Update (7:30 a.m.): Elyria Safety Service Director Mary Siwierka said the conservation alert expired at midnight, and that things are going well.
“We are waiting until daylight to access the ice melt,” Siwierka said.
By Lisa Roberson and Steve Fogarty
Seen as a rare occurrence, frazil ice is a phenomenon that has struck Lorain County twice this winter, first at the Avon Lake water plant and on Monday at the Elyria water pumping plant — prompting Elyria officials to issue a water conservation alert.
The needle-shaped ice crystals made for a tense few days in early January in Avon Lake as crews worked overtime to dislodge ice that packed intake pipes and slowed the plant’s treatment capacity.
The situation also gave Elyria officials reason to follow their written protocol in the event frazil ice jammed Elyria’s intake pipes. That planning came in handy Monday as Elyria workers found it in the city’s intake pipes.
“This is a lengthy process, but it absolutely worked,” Elyria Safety Service Director Mary Siwierka said. “We’re glad we had it.”
Customers who use Elyria city water including Elyria, Amherst, Sheffield Township, Elyria Township and portions of Carlisle Township and North Ridgeville were affected. Residents were asked to conserve water as much as possible to reduce strain on the system. The alert was expected to expire at midnight.
Elyria Mayor Holly Brinda said employees at the water plant, on the shore of Lake Erie in Lorain, first noticed a problem with water pressure early Monday and immediately began working to dislodge the ice.
Six members of the Elyria Fire Department’s dive team used chainsaws to cut holes in ice that was 6 to 8 inches thick, Siwierka said. The cutting allowed pumps to bring water into the plant, bypassing the normal intake pipes.
A private ice cutter from the Vermilion area was called in to chip away at ice near the pipes, which are several thousand feet from shore. Elyria has seven water tanks which hold between 750,000 and 1 million gallons of water. At 9:30 p.m. Monday, the pumps were working well and tanks were being refilled to normal levels, Siwierka said.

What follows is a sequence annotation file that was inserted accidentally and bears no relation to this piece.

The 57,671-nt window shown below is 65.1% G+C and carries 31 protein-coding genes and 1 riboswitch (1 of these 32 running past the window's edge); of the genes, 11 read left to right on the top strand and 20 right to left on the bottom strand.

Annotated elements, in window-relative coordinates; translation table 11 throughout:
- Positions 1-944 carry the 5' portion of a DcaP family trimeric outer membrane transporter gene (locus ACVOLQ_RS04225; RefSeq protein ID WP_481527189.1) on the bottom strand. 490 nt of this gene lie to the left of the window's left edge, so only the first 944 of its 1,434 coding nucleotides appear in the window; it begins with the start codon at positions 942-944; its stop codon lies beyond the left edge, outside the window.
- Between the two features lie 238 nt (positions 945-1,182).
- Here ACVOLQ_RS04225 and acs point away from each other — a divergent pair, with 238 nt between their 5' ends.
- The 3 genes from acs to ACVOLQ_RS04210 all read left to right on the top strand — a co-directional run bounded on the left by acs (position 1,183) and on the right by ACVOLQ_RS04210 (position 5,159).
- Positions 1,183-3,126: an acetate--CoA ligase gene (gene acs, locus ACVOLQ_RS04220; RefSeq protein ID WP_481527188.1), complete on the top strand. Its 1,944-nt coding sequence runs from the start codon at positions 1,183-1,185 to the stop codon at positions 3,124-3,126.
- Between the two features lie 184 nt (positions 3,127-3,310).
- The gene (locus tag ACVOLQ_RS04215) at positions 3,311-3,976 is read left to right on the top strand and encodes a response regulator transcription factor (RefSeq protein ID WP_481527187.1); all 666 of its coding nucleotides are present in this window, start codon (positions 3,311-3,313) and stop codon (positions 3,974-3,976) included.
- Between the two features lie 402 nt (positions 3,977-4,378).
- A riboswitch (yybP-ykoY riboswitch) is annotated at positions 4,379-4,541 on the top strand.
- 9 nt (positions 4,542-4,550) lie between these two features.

Frazil ice occurs when loose, needle-shaped ice crystals collect in the water, resembling slush. It has less buoyancy than traditional ice and settles on the lake bottom, where the intake pipes are.
Water is pulled into the plant, along with the frazil ice. The constant movement of water typically keeps ice from accumulating on the pipes, but repeated freeze-and-thaw weather like the kind seen the last few days can cause frazil ice to accumulate.
Officials said the alert did not affect water quality, as the water was fine to drink and cook with and a boil alert was not issued. However, it did shed light on how cities work to keep the water flowing, even in an emergency situation.
Siwierka said Elyria received water Monday from the Lorain County Rural Water Authority to help with water quantity. Also, North Ridgeville started fortifying its supply by pulling water from Avon Lake after getting notice from Elyria.
“There are redundancies in the system to keep water flowing,” Siwierka said.
North Ridgeville authorities said switching to Avon Lake ensure adequate water for its residents.
“It’s a very simple switch-over,” said Al Swindig Jr., a supervisor with the North Ridgeville Service Department. “We opened four valves. No one felt anything with the water supply.”
North Ridgeville contracts for about 75 percent of its water from Elyria. When Elyria alerted North Ridgeville officials to the conservation alert, the water coming from Elyria was shut off at Chestnut Ridge and switched to the system for Avon Lake.
North Ridgeville also began receiving water temporarily from the Lorain County Rural Water Authority.
North Ridgeville has contracted with Elyria since 2012 when the city signed a 10-year deal to receive up to 2 million gallons a day.
The city had been getting a large part of its water from Avon Lake, but Elyria provided it at a lower cost.
Swindig said Monday the plan was for the city to use Avon Lake and the Rural Water Authority supplies until it receives word from Elyria that it can safely begin providing water to North Ridgeville again.
Reporter Evan Goodenow contributed to this story.